PEDRO: He’s not a racer; he’s Jeremy Martin’s mechanic, Richard Sterling, who they call Pedro. When Martin’s bike wouldn’t fire just before the start of the first moto at Glen Helen, he couldn’t leave the staging area—the gate had been closed and the sighting lap was underway. After kicking and kicking and kicking and pushing and bump-starting and more, Pedro led a band of Star Racing Yamaha and factory personnel in getting the seat and gas tank off and replacing the fuel pump, even while the race started without them. Jeremy started behind everyone and still salvaged a fifth-place finish. Had he not gotten the bike running in another minute or so, Martin would not have been able to start the race—he would have been a lap down and thus unable to start. Those points would prove very valuable on the last day of the season.
JOEY SAVATGY: With his hard work at Unadilla for 2-2 finishes, Joey Savatgy saved summer for Mitch Payton’s vaunted Monster Energy/Pro Circuit Kawasaki team. They had been left out of the winner’s circle all year long, both in SX and MX. Adam Cianciarulo and Tyler Bowers were hurt, Arnaud Tonus had been battling an illness, and Chris Alldredge was doing his best to make something happen, but it was Savatgy who finally broke through at Unadilla for an overall win.
KYLE CHISHOLM: Good ol’ #11 finished eleventh in the final 450 championship standings, but that doesn’t tell the full story of Chisholm’s season, because he was out there practically on his own, a highly respected but under-supported privateer. He’s a veteran, but he’s still got as much desire to compete and win as anyone else out there.
AARON PLESSINGER: One year ago in August he was graduating from Loretta Lynn’s; this time he was putting the finishing touches on his first win, basically at what was a home race in Indiana. The Rookie of the Year won the Ironman National on a remarkably rough track where he put his long legs to good use. With the victory, he joined teammates Martin and Cooper Webb as a race winner.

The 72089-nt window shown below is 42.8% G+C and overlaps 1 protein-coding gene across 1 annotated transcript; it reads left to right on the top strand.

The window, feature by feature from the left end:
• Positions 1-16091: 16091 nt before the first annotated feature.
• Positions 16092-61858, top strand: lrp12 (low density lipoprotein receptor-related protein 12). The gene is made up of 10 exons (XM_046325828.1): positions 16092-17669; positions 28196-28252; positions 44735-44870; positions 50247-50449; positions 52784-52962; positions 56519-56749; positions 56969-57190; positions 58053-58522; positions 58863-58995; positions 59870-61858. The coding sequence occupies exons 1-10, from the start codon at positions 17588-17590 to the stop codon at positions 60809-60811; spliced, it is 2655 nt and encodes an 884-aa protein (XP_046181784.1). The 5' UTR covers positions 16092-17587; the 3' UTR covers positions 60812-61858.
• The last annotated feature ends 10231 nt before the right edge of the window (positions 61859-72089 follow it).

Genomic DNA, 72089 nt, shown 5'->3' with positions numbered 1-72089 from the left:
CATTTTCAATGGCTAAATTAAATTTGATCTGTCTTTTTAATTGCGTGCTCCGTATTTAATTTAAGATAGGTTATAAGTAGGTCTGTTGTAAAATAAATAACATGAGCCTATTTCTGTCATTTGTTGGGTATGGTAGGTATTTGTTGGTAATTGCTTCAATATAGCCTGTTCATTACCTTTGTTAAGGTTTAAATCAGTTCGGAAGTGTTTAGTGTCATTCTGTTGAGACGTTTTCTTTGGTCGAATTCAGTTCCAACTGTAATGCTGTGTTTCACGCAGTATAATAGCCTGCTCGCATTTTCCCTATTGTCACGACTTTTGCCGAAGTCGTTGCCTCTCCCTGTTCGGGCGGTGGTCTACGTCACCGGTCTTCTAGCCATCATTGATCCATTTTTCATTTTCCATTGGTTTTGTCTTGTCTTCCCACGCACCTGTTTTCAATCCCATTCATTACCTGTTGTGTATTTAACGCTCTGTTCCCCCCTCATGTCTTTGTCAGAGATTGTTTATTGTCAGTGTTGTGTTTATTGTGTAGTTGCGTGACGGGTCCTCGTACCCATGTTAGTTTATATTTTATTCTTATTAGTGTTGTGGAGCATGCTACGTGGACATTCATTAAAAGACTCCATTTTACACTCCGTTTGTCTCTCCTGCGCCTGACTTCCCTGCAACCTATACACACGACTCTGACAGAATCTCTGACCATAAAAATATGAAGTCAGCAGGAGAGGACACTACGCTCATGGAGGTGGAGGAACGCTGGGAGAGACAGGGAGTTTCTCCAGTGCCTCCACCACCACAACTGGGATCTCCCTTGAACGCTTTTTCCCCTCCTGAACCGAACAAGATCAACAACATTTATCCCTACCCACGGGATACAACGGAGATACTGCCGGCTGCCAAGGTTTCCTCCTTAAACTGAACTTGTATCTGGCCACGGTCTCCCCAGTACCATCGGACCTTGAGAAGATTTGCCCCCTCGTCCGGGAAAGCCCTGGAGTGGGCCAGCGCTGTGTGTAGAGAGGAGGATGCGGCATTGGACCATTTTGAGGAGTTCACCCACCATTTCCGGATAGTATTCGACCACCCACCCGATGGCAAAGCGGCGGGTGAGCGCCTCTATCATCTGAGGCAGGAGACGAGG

COOPER WEBB: And speaking of Webb, he was out of the title chase after just one day, having damaged an ankle at Hangtown. When he returned, he immediately shook things up at the top, even winning not only Martin’s backyard race—literally, his back yard!—but also Washougal. His work at Utah was also pivotal, as his second-moto rundown of Musquin, and then a move over for his teammate, gave Martin the points lead back after he lost it in the first moto.
JEREMY MARTIN: To put it simply, he saved the championship in the first moto at Utah when he crashed off the start, then battled all the way back for third in the moto. Even more so than the Glen Helen effort, Utah was the race that he saved his #1 plate.
ELI TOMAC: For five and a half motos, GEICO Honda’s Eli Tomac was the absolute fastest man on the planet. He dominated Hangtown and Glen Helen with big leads, and was well on his way to doing the same in Colorado before a high-speed crash cost him his summer. But man was he going fast!
RYAN DUNGEY: It’s hard to pick any one of his wins as a standout from the others, as the ever-steady Dungey never wins with style points. Rather, he just wants solid points. But in a moto he actually lost—the last moto of the year at Ironman, long after he’d clinched the title, and even knowing he had the overall in hand—Dungey tore after the leader Roczen, nearly tracking him down from way back. It was an exceptional, emotional performance for the normally stoic Dungey, and it showed that even after nearly a decade as a pro, Ryan Dungey might just now be starting to peak. With all that’s in store for 2016, it was a great time to remind everyone of the sheer speed that he has at hand.
Which moments do you remember as standout efforts? Let us know below.